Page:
Now that I teach writing, I tell my students they have to recognise what kind of writers they are. Are they quilters? Knitters? (For some students I substitute less domestic imagery, that of pilots flying overhead versus explorers hacking their way through the jungle, else they get a tight, worried look on their faces.) This knowledge is crucial: after all, if you’re an explorer type, no amount of promising yourself you’ll outline your novel is going to help, and the sooner you accept that the better.

Pondering Jen’s problem made me think back to the times I’ve been stuck and what I actually do: I go back to the start of my novel (out of desperation—I can’t bear my writing time to drain away with nothing getting done). I’ll correct typos, I’ll tighten up baggy sentences then, hardly noticing that I’m doing it, I’ll delete paragraphs or entire scenes but expand others, I’ll pick up small details and get that heady “Aha!” sensation of knowing how to play off them in a later chapter. Somehow—and it’ll be so clear I’ll wonder how come I hadn’t noticed it before—I’ll realise that a particular scene feels off-course, that it’s dragging the novel to the left when it needs to go right. I’ll delete it and steer the novel onto a slightly different course, a better one, because I’ll know what a better one is, or at least have a clearer idea. Not that I won’t get lost again later on. But by then, I’ll be farther down the road.

Originally from south-west England, Gerri Brightwell first came to Alaska in 1991 for three years but, after time away in Bangkok and Minneapolis, returned in 2004 to teach in the MFA program at UAF. Set in the late Victorian era, her novel The Dark Lantern considers secrets coming to light and respectable people not being all that they seem—or that they should be.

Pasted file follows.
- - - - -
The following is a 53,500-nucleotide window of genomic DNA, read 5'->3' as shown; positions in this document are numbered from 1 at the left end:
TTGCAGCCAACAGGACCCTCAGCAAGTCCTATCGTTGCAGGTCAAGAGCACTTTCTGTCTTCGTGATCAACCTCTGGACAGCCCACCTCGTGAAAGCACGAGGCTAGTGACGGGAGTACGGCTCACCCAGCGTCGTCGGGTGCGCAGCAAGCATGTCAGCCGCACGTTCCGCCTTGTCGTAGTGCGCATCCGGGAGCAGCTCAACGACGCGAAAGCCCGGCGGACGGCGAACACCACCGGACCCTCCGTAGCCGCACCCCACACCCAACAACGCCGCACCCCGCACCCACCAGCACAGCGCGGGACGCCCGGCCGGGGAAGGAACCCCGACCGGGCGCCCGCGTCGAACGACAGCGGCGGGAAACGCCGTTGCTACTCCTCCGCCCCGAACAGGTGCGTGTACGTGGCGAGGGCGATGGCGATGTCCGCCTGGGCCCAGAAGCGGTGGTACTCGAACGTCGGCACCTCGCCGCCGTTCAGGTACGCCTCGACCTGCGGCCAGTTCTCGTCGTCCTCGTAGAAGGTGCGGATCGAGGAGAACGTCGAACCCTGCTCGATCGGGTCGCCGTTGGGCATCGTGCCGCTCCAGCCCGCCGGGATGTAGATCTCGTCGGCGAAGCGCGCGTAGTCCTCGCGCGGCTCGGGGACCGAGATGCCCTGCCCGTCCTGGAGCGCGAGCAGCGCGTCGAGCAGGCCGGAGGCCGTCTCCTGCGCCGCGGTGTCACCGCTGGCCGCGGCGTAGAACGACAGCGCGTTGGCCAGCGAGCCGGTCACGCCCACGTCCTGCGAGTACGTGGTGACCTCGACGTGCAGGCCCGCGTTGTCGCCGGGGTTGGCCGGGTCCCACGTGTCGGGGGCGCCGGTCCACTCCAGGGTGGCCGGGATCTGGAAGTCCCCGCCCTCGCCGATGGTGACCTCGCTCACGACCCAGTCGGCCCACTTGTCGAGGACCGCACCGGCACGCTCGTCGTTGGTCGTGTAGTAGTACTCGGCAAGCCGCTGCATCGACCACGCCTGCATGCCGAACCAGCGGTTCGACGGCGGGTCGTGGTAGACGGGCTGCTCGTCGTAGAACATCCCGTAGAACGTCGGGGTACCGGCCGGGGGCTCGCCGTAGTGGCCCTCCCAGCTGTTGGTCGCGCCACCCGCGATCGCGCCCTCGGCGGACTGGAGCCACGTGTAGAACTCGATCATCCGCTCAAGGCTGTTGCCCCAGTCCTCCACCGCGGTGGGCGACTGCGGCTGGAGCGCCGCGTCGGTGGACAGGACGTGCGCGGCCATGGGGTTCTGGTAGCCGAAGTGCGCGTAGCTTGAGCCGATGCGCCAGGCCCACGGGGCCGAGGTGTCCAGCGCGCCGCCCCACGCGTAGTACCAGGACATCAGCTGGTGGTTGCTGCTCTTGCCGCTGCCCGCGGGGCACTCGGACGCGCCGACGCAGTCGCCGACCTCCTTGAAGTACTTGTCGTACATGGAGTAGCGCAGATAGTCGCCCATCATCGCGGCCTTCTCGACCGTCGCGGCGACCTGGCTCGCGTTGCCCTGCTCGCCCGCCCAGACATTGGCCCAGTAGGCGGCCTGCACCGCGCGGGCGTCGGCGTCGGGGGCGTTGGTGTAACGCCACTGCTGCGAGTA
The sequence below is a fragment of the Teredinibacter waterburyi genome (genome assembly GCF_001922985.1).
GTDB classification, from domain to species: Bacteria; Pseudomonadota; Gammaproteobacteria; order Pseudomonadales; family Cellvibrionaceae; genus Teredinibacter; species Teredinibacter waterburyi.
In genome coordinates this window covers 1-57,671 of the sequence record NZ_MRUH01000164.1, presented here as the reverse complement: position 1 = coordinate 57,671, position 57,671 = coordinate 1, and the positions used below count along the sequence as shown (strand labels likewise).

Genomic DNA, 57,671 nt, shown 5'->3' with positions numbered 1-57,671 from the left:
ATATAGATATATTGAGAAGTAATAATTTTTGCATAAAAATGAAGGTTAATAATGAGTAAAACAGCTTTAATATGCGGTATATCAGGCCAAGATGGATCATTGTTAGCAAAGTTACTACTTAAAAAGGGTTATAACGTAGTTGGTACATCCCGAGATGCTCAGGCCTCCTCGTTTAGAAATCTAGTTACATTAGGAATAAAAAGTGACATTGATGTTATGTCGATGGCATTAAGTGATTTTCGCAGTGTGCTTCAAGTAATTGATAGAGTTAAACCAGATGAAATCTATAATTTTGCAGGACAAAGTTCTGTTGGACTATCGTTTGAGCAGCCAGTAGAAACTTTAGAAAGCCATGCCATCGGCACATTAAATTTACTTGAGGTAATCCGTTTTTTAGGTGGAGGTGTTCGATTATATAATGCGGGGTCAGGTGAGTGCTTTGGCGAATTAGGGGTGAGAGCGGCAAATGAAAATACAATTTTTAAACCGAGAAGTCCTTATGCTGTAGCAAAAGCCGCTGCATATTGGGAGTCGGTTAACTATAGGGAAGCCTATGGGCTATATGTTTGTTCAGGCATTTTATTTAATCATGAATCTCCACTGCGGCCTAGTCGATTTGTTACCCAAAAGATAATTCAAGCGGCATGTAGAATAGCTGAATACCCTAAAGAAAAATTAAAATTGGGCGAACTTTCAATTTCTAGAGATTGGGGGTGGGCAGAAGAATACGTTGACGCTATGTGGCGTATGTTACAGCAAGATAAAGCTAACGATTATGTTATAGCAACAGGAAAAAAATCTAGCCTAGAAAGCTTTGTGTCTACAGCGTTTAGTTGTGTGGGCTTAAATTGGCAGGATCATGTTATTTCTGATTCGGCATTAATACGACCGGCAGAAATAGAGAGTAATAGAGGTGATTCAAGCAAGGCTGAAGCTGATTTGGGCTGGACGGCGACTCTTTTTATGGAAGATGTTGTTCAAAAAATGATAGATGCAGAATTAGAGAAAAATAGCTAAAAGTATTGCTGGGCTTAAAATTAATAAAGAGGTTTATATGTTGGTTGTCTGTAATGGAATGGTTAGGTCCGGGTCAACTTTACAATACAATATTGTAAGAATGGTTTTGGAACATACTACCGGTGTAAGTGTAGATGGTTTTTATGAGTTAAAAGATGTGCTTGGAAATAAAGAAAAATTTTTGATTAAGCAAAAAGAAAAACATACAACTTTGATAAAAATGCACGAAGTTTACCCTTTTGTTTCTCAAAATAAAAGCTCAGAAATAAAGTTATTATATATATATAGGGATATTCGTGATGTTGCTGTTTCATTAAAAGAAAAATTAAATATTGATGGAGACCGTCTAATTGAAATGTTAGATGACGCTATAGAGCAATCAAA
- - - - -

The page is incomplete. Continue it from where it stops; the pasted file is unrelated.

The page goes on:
2 thoughts on “Becoming Unstuck: A Guest Post by Gerri Brightwell”

  1. Andromeda Romano-Lax

    Great post, Gerri. I am both surprised and reassured to know that my favorite authors frequently throw away half-way finished or entire novels that aren't working (just watched an interview in which Margaret Atwood said this; Andre Dubus, Michael Chabon and many others have tossed away big manuscripts inbetween the ones that got published) or find themselves lost for the first few months or first hundred pages of any project, waiting to find the right voice and pulse. (Just watched a Philip Roth interview about this!) No amount of experience seems to change it. Experience may lead simply to a greater tolerance for that period of uncertainty — a kind of pain tolerance and stamina — until things begin to fall into place, as well as a willingness to discard what isn't working. (But how to tell what isn't working? I think that's just as tough.) Interviewers often seem surprised to discover that extremely seasoned and prolific writers like Atwood and Roth still stumble through each project. The only non-stumblers, I imagine, are people who write by formula.

  2. Lynn Lovegreen

    There are as many writing strategies as there are writers in the world, but we all share some basic patterns, like knitters or quilters. It's kind of comforting that we all get stuck sometimes. I've also found myself crashing to a halt in the middle of a book. I will try your return-to-the-beginning trick next time, thanks!